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Homeowners share safety concerns over slow demolition of burned-out homes

Cleveland's Building and Housing Director continues work on streamlining the demolition process
CLE homeowners share safety concerns over slow demolition of burned-out homes
Posted at 11:08 PM, Mar 07, 2023

CLEVELAND — Sandra Boggs has lived on Guy Avenue on Cleveland's east side for 43 years but said the past three months have been a nightmare because of the burned-out vacant house that's still standing unsecured across the street.

Boggs confirmed the home was the victim of an unsolved arson fire in Dec. of 2022, but said complaints to the city have still not produced any results. Boggs said scrappers and vagrants have been taking items from the home at all hours of the night.

“The city is not doing anything for us to put an end to this and it’s like you get very disheartened that the city doesn’t care for you anymore," Boggs said. “This is an open invitation for them to go in and walk around and see what’s going on in there.”

CLE homeowners share safety concerns over slow demolition of burned-out homes
Neighborhood activist Ed McDonald showed News 5 the precarious nature of the roof on the burned-out home on Guy Avenue.

Concerned resident Emery Priebe said he's worried children will enter the home and get seriously injured while the neighborhood waits for the city to finally take down the house.

“It’s disgusting, if this was on the Mayor’s street it wouldn't be standing," Priebe said “It’s been there for months this house has been like this, it’s not even simply boarded up, nothing. If they go in here they could fall through the floor. If they go on the second floor they most definitely will fall through the floor, somebody could die.”

Neighborhood community activist Ed McDonald believes slow demolition response on burned-out homes is a systemic issue across the city. McDonald said he's identified dozens of fire-ravaged homes over the past five years that have sat idle for far too long, posing a neighborhood safety risk.

McDonald showed News 5 pictures of burned-out homes waiting for demolition on East 68 Street, Magnet Avenue, and on East 65 Street, all of which he reported to the Cleveland city hall.

“We see houses like this that sit here abandoned and continue to serve as targets for arson, and then it gets lit up and it just sits here for 4 months," McDonald said. “We need action now, we don’t need a bunch of plans. This administration has had over a year now to get everything and get all their ducks in a row while this neighborhood just continues to bleed and hemorrhage.”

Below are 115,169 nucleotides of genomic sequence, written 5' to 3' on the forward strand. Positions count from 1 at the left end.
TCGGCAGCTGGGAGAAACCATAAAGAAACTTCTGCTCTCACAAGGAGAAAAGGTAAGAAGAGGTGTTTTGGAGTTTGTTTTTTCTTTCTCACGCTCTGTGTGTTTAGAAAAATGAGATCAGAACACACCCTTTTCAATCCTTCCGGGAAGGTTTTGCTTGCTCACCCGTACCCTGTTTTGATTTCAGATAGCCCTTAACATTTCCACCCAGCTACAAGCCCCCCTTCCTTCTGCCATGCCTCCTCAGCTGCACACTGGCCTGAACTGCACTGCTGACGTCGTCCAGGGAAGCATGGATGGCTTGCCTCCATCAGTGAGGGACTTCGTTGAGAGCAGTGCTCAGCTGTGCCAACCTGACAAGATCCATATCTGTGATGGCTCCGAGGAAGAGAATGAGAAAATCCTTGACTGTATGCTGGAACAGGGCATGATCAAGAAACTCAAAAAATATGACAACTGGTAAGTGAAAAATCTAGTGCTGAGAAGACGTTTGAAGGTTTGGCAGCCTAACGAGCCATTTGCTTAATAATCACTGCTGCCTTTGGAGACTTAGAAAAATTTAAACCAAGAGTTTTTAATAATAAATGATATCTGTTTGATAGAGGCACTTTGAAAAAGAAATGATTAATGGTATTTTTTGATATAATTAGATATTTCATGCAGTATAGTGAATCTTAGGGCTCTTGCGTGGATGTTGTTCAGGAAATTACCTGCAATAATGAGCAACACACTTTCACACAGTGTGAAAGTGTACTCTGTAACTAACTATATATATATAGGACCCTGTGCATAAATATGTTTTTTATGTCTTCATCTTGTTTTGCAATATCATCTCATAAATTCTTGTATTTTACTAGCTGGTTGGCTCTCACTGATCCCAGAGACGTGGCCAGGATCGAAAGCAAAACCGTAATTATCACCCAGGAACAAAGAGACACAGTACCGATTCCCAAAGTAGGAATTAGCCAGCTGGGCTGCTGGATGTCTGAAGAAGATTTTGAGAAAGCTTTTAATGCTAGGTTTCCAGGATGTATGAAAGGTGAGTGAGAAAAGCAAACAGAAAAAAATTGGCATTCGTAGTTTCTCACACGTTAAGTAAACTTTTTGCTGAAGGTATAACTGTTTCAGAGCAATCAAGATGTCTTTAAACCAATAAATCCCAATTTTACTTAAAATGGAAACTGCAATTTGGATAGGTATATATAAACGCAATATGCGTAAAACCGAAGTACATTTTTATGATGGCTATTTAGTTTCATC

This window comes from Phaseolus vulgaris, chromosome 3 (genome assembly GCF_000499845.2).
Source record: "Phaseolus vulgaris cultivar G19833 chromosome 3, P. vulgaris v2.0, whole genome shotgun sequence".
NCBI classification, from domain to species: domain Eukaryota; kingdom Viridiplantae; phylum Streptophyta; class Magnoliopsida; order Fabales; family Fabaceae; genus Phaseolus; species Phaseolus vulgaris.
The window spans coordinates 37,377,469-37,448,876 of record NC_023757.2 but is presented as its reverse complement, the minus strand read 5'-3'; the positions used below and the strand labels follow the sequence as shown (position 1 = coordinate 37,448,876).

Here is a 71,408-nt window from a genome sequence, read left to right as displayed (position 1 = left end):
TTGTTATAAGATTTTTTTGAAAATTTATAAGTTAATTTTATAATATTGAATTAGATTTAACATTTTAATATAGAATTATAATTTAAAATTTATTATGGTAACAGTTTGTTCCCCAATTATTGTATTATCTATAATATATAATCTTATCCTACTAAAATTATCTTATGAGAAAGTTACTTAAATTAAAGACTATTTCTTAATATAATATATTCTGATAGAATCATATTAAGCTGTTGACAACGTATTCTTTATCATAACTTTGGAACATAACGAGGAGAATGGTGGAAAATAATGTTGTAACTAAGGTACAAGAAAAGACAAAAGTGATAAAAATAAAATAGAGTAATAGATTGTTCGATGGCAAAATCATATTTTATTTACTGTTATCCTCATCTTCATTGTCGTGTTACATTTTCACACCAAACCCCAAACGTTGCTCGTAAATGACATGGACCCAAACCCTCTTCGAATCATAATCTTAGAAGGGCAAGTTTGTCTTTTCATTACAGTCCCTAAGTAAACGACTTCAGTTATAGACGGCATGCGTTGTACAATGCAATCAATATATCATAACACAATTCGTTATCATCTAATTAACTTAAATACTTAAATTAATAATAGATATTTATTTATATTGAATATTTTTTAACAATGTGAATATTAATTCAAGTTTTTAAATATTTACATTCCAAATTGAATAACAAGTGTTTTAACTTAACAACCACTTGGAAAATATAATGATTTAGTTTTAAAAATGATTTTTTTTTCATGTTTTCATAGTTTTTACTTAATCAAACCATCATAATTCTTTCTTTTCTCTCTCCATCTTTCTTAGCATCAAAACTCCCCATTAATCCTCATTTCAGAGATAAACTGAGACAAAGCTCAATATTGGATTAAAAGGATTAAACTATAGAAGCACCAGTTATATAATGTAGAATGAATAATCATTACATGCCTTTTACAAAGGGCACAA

News 5 took this case to Cleveland Building and Housing Director Sally Martin, who responded immediately. Martin said her team is continuing the process of streamlining demolition approvals on the burned-out homes that can't be saved.

“We’re continually attempting to improve, we’re looking at our processes all the time, to refine them to try and shave off time," Martin said. “We’re in continual conversations with the Law Department, they’re our partner and we work daily together, and it’s a priority of both departments to streamline things as fast as we can while following the law and providing due process rights to the person that owns the property.”

CLE homeowners share safety concerns over slow demolition of burned-out homes
Cleveland Building and Housing Director Sally Martin explains how her department is making consistent improvements.

Martin hopes the burned-out home on Guy Avenue will be taken down sometime within the next two weeks

Martin said the 311 systemis always a great place for residents to call because it's a main consolidated call center that reports to the code enforcement data system.

Martin said the city is in the process of wrapping up its comprehensive door-to-door survey of more than 167,000 homes and structures by mid-April, which will provide crucial data on the location of potentially hazardous homes and more.

Martin said the city has more than $21 million in funding for demolition in 2023, which she hopes will result in more than 500 potentially hazardous homes taken down this year.

Still, homeowners like Sandra Boggs agree the problem properties can't be taken down soon enough.

“Get over here and do something, take care of the problem," Boggs said. "Don’t leave it and have us looking at it and worry about it every day. Get down here and do something with it and make it safe here on this street.”

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